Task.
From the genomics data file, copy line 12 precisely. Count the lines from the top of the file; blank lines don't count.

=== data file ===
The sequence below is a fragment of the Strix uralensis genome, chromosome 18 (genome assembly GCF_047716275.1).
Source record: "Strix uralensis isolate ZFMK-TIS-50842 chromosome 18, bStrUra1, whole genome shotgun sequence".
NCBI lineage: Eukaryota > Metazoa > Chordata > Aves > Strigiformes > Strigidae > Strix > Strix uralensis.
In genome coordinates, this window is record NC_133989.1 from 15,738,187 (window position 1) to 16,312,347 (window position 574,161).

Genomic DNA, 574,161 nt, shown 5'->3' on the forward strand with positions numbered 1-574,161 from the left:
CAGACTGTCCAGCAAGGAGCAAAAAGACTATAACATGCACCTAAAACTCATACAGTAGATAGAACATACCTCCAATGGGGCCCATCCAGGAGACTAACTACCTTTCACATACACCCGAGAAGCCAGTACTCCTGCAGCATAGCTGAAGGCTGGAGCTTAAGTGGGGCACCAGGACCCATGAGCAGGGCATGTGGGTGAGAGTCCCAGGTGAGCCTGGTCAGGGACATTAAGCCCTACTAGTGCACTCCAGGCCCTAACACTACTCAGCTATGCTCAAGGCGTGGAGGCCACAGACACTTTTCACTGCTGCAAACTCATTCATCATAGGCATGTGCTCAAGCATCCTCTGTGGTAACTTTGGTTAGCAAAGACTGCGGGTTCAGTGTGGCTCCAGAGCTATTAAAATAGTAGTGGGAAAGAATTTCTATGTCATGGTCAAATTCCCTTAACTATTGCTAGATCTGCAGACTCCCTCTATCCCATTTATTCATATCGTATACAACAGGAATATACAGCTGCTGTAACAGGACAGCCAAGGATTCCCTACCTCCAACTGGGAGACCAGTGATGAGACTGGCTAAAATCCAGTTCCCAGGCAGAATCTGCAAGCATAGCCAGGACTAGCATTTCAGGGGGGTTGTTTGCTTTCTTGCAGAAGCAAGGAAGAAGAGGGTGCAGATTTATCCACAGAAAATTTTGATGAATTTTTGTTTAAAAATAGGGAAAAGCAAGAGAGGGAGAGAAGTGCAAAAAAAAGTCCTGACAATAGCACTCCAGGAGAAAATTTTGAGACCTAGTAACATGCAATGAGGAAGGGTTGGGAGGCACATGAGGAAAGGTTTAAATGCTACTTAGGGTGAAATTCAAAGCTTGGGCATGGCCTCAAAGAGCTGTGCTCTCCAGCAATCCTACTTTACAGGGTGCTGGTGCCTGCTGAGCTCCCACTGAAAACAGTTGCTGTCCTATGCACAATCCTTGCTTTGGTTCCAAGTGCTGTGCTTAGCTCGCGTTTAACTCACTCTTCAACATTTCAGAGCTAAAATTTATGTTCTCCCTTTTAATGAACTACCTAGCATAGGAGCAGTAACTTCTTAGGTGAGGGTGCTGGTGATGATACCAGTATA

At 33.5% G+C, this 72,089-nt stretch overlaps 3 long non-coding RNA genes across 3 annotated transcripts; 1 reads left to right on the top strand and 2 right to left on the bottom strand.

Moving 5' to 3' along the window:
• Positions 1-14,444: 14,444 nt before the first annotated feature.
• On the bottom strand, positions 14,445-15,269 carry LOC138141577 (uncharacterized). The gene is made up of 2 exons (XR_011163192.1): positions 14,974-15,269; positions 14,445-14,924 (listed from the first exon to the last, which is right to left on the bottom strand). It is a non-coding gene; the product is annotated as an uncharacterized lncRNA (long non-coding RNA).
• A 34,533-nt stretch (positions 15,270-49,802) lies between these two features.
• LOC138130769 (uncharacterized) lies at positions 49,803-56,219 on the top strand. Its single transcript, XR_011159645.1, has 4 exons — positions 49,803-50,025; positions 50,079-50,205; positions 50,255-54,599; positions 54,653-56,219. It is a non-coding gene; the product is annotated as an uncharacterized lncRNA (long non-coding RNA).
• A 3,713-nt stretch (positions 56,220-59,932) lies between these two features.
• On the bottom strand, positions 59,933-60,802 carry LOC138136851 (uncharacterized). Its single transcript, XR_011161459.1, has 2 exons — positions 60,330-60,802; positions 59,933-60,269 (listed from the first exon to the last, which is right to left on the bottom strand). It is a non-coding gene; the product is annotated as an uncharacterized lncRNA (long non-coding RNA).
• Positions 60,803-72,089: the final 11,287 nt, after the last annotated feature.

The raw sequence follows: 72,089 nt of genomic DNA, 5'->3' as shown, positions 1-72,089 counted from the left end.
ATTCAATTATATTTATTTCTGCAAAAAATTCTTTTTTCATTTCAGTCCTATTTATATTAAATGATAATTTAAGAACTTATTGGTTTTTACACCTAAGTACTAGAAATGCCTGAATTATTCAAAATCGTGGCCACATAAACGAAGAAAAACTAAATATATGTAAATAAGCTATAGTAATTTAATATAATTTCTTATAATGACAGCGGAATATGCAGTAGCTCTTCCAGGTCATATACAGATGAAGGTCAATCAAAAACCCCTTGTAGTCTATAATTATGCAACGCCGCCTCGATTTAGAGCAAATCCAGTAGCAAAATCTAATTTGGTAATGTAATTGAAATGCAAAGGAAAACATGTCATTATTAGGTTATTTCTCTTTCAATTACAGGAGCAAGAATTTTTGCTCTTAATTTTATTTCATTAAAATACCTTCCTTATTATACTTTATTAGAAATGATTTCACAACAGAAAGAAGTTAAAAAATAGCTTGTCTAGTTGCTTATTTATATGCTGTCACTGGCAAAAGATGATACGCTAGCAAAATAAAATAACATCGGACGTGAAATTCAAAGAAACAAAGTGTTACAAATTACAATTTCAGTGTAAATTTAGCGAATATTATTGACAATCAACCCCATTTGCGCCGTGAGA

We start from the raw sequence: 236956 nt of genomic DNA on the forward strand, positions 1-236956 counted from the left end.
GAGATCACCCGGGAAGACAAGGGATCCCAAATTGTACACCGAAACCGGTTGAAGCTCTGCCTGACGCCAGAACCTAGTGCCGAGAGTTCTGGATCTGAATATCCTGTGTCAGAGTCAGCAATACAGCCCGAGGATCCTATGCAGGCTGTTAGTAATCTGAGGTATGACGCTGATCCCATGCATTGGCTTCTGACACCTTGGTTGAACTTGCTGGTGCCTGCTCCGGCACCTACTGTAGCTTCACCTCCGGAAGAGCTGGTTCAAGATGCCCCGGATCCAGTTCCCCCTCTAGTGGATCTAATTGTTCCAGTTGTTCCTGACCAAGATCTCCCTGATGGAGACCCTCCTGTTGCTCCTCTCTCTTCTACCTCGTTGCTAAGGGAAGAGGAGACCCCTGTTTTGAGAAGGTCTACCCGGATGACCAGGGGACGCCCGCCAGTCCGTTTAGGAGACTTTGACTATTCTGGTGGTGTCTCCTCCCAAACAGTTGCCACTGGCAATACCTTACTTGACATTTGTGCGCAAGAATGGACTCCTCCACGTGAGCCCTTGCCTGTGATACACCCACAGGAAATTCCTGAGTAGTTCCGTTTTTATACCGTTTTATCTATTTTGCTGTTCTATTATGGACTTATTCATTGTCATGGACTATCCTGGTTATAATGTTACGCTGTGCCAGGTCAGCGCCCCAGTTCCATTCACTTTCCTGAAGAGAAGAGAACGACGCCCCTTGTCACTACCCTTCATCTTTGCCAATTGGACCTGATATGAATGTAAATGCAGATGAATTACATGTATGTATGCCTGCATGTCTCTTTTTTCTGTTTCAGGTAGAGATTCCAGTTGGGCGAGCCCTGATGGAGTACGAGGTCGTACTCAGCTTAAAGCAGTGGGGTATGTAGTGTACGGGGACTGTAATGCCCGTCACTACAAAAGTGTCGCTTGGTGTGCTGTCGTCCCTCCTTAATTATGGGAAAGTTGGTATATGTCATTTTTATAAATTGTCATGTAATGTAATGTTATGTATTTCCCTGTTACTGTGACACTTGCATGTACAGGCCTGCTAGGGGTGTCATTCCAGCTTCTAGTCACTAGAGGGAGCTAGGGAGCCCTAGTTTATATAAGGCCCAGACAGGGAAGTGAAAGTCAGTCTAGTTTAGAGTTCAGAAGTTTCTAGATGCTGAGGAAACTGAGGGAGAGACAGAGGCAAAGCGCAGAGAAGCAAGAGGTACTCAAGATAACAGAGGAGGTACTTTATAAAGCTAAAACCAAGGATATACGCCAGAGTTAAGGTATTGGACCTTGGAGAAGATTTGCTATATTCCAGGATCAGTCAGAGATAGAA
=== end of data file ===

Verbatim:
• LOC138130769 (uncharacterized) lies at positions 49,803-56,219 on the top strand. Its single transcript, XR_011159645.1, has 4 exons — positions 49,803-50,025; positions 50,079-50,205; positions 50,255-54,599; positions 54,653-56,219. It is a non-coding gene; the product is annotated as an uncharacterized lncRNA (long non-coding RNA).